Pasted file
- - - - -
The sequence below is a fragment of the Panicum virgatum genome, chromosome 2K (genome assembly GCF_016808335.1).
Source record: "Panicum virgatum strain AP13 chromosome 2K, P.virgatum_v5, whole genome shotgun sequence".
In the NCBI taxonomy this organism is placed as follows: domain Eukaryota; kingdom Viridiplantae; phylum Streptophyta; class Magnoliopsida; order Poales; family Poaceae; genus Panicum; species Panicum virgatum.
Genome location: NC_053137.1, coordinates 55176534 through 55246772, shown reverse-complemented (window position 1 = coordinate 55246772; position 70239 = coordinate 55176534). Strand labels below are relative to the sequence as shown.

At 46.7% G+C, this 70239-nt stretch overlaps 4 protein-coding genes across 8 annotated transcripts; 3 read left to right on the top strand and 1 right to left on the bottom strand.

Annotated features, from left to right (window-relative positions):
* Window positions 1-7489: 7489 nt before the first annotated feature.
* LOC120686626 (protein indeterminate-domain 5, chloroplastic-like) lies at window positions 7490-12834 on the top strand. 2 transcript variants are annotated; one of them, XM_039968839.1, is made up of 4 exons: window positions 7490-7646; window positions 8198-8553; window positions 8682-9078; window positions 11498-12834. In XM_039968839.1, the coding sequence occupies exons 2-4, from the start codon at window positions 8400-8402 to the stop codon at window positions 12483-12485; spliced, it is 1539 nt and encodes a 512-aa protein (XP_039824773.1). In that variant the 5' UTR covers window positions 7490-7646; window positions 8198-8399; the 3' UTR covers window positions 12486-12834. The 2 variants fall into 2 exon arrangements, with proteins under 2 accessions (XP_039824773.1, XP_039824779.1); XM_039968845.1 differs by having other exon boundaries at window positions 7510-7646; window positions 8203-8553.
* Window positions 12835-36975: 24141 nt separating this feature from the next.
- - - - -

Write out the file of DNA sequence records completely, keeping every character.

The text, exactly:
The sequence below is a fragment of the Panicum virgatum genome, chromosome 2K (genome assembly GCF_016808335.1).
Source record: "Panicum virgatum strain AP13 chromosome 2K, P.virgatum_v5, whole genome shotgun sequence".
In the NCBI taxonomy this organism is placed as follows: domain Eukaryota; kingdom Viridiplantae; phylum Streptophyta; class Magnoliopsida; order Poales; family Poaceae; genus Panicum; species Panicum virgatum.
Genome location: NC_053137.1, coordinates 55176534 through 55246772, shown reverse-complemented (window position 1 = coordinate 55246772; position 70239 = coordinate 55176534). Strand labels below are relative to the sequence as shown.

At 46.7% G+C, this 70239-nt stretch overlaps 4 protein-coding genes across 8 annotated transcripts; 3 read left to right on the top strand and 1 right to left on the bottom strand.

Annotated features, from left to right (window-relative positions):
* Window positions 1-7489: 7489 nt before the first annotated feature.
* LOC120686626 (protein indeterminate-domain 5, chloroplastic-like) lies at window positions 7490-12834 on the top strand. 2 transcript variants are annotated; one of them, XM_039968839.1, is made up of 4 exons: window positions 7490-7646; window positions 8198-8553; window positions 8682-9078; window positions 11498-12834. In XM_039968839.1, the coding sequence occupies exons 2-4, from the start codon at window positions 8400-8402 to the stop codon at window positions 12483-12485; spliced, it is 1539 nt and encodes a 512-aa protein (XP_039824773.1). In that variant the 5' UTR covers window positions 7490-7646; window positions 8198-8399; the 3' UTR covers window positions 12486-12834. The 2 variants fall into 2 exon arrangements, with proteins under 2 accessions (XP_039824773.1, XP_039824779.1); XM_039968845.1 differs by having other exon boundaries at window positions 7510-7646; window positions 8203-8553.
* Window positions 12835-36975: 24141 nt separating this feature from the next.